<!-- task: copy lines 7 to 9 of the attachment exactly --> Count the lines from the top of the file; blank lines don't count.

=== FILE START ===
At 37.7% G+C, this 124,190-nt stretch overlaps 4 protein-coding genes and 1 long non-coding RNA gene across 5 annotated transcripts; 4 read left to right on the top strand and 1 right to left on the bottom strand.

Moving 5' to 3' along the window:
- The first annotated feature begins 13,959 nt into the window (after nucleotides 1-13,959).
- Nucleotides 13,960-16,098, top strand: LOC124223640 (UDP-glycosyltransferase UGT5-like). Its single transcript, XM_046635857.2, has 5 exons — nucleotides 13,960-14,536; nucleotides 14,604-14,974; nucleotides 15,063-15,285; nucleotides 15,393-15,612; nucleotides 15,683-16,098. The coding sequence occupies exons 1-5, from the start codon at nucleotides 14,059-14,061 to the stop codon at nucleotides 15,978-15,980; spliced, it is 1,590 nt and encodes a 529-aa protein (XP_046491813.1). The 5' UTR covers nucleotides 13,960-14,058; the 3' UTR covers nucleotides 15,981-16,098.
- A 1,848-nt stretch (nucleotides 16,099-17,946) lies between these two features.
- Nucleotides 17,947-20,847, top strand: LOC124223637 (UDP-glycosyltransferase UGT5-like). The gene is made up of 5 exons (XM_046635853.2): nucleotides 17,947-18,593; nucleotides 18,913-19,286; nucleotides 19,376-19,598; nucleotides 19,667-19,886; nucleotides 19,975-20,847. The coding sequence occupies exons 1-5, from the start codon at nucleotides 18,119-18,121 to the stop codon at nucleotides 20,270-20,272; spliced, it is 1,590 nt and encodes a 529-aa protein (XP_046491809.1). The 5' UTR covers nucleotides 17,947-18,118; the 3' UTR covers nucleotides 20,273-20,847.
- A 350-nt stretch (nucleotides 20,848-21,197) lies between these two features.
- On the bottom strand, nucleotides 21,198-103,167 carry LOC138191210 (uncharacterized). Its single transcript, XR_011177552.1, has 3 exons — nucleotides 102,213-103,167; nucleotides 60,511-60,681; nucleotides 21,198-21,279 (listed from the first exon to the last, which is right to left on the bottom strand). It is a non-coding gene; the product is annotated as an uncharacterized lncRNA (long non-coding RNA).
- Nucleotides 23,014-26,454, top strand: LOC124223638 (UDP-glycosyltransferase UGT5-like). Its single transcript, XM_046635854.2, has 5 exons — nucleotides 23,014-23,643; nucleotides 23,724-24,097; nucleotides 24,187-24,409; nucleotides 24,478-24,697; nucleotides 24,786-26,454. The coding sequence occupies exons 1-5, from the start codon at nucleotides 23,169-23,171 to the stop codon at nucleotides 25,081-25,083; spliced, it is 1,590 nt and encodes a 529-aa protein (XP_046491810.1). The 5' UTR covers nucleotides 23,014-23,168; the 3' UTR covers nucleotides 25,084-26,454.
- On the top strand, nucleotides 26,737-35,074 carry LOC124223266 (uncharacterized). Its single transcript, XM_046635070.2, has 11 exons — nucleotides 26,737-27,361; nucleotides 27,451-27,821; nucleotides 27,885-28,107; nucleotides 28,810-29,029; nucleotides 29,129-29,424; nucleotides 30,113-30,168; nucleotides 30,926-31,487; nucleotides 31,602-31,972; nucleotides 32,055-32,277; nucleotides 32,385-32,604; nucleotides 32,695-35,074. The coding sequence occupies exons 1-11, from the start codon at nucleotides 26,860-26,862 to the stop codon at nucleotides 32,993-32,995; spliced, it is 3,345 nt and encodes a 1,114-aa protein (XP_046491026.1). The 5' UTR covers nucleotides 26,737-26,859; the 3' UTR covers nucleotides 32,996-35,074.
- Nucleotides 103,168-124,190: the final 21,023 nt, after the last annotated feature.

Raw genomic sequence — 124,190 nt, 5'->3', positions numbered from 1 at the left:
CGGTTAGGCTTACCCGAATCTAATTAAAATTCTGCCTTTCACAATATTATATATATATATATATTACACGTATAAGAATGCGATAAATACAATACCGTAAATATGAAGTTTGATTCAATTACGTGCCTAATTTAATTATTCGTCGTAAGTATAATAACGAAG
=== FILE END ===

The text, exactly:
- A 350-nt stretch (nucleotides 20,848-21,197) lies between these two features.
- On the bottom strand, nucleotides 21,198-103,167 carry LOC138191210 (uncharacterized). Its single transcript, XR_011177552.1, has 3 exons — nucleotides 102,213-103,167; nucleotides 60,511-60,681; nucleotides 21,198-21,279 (listed from the first exon to the last, which is right to left on the bottom strand). It is a non-coding gene; the product is annotated as an uncharacterized lncRNA (long non-coding RNA).
- Nucleotides 23,014-26,454, top strand: LOC124223638 (UDP-glycosyltransferase UGT5-like). Its single transcript, XM_046635854.2, has 5 exons — nucleotides 23,014-23,643; nucleotides 23,724-24,097; nucleotides 24,187-24,409; nucleotides 24,478-24,697; nucleotides 24,786-26,454. The coding sequence occupies exons 1-5, from the start codon at nucleotides 23,169-23,171 to the stop codon at nucleotides 25,081-25,083; spliced, it is 1,590 nt and encodes a 529-aa protein (XP_046491810.1). The 5' UTR covers nucleotides 23,014-23,168; the 3' UTR covers nucleotides 25,084-26,454.